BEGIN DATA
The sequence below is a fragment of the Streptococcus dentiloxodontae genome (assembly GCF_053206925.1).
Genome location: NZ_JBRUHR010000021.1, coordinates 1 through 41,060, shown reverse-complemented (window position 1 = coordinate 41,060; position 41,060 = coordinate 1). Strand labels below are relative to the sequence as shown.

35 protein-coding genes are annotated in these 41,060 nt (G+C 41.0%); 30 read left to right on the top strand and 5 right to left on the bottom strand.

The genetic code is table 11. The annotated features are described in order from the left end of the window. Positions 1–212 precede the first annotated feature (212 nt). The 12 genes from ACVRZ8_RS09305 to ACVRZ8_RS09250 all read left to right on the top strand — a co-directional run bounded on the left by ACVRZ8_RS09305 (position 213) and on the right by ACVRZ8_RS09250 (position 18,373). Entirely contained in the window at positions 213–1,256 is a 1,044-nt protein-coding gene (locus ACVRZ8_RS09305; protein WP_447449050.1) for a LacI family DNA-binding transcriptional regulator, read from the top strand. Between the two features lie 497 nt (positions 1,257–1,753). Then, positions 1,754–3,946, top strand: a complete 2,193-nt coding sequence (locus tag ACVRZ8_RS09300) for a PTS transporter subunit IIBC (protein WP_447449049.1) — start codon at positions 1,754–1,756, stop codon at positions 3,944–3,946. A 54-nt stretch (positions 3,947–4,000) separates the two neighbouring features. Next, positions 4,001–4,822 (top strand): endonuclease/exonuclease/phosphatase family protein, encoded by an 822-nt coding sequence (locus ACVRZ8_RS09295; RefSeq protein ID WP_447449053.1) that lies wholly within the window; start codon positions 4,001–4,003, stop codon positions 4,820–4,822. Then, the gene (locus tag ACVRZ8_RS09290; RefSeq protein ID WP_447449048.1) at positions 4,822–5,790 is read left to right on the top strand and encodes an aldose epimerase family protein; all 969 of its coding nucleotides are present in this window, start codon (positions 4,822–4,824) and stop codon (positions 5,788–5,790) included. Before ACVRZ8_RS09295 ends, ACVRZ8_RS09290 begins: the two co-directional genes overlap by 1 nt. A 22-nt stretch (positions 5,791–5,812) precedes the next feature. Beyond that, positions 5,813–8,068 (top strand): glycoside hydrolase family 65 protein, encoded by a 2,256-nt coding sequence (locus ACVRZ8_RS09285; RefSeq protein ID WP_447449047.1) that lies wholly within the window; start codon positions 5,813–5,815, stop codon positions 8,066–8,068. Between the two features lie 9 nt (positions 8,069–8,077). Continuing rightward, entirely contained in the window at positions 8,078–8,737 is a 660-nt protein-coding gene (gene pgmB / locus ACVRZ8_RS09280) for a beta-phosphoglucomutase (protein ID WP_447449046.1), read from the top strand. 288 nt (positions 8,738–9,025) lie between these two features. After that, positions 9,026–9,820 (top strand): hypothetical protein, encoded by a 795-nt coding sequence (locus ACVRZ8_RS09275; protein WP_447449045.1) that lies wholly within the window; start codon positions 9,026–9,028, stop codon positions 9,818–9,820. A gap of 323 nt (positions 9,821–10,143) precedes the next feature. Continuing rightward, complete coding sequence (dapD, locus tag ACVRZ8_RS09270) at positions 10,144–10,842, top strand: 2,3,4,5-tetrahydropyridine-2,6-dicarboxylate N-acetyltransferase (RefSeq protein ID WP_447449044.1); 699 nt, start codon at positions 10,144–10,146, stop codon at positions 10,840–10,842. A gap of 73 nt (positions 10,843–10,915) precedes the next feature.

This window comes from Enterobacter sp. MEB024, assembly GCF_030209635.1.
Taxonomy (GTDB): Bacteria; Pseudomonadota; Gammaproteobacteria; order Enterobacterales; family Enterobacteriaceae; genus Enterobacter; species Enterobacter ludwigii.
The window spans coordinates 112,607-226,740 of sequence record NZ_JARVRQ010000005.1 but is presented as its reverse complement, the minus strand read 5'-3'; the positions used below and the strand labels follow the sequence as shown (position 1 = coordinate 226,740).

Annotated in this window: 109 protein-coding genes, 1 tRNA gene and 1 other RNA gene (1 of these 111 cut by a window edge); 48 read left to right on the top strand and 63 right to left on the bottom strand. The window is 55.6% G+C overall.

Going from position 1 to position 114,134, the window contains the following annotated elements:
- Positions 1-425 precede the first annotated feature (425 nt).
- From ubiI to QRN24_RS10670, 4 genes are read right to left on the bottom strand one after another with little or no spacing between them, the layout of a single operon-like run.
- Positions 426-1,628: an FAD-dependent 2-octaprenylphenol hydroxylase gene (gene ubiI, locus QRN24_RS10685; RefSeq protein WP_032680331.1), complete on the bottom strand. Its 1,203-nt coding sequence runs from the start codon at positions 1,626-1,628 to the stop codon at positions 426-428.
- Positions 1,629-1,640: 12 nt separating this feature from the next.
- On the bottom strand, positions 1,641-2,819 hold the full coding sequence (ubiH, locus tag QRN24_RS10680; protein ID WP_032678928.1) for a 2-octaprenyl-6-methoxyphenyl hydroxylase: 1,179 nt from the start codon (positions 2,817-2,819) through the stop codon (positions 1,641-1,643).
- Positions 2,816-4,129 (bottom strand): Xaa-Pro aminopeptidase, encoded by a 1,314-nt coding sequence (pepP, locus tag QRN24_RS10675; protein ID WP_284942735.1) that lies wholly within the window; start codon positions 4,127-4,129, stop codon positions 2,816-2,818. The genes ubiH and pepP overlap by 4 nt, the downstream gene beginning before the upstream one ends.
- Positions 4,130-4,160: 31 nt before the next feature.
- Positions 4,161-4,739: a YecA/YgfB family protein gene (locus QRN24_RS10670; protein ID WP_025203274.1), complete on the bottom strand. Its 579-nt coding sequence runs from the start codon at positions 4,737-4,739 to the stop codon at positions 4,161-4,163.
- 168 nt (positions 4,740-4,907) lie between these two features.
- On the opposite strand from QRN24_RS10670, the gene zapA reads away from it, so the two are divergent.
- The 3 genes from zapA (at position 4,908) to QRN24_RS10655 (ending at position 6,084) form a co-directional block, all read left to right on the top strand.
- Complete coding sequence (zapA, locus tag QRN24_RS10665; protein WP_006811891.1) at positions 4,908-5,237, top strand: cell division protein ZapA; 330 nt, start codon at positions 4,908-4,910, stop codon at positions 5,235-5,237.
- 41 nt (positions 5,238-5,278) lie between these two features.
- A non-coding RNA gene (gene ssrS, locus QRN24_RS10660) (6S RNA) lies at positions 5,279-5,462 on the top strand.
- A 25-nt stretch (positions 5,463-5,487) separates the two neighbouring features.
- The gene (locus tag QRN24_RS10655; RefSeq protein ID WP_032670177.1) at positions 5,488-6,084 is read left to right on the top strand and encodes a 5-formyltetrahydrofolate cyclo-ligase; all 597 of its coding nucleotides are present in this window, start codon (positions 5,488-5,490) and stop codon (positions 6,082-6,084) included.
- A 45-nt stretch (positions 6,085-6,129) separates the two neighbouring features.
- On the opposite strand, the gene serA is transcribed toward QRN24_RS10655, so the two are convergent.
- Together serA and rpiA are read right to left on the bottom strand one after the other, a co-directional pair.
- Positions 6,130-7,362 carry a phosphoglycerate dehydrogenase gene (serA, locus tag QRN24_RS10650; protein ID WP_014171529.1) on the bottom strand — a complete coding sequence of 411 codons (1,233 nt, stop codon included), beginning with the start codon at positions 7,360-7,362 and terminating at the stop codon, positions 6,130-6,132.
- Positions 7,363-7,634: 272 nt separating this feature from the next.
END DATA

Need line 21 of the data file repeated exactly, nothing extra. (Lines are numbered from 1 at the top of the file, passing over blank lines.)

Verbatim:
- Complete coding sequence (zapA, locus tag QRN24_RS10665; protein WP_006811891.1) at positions 4,908-5,237, top strand: cell division protein ZapA; 330 nt, start codon at positions 4,908-4,910, stop codon at positions 5,235-5,237.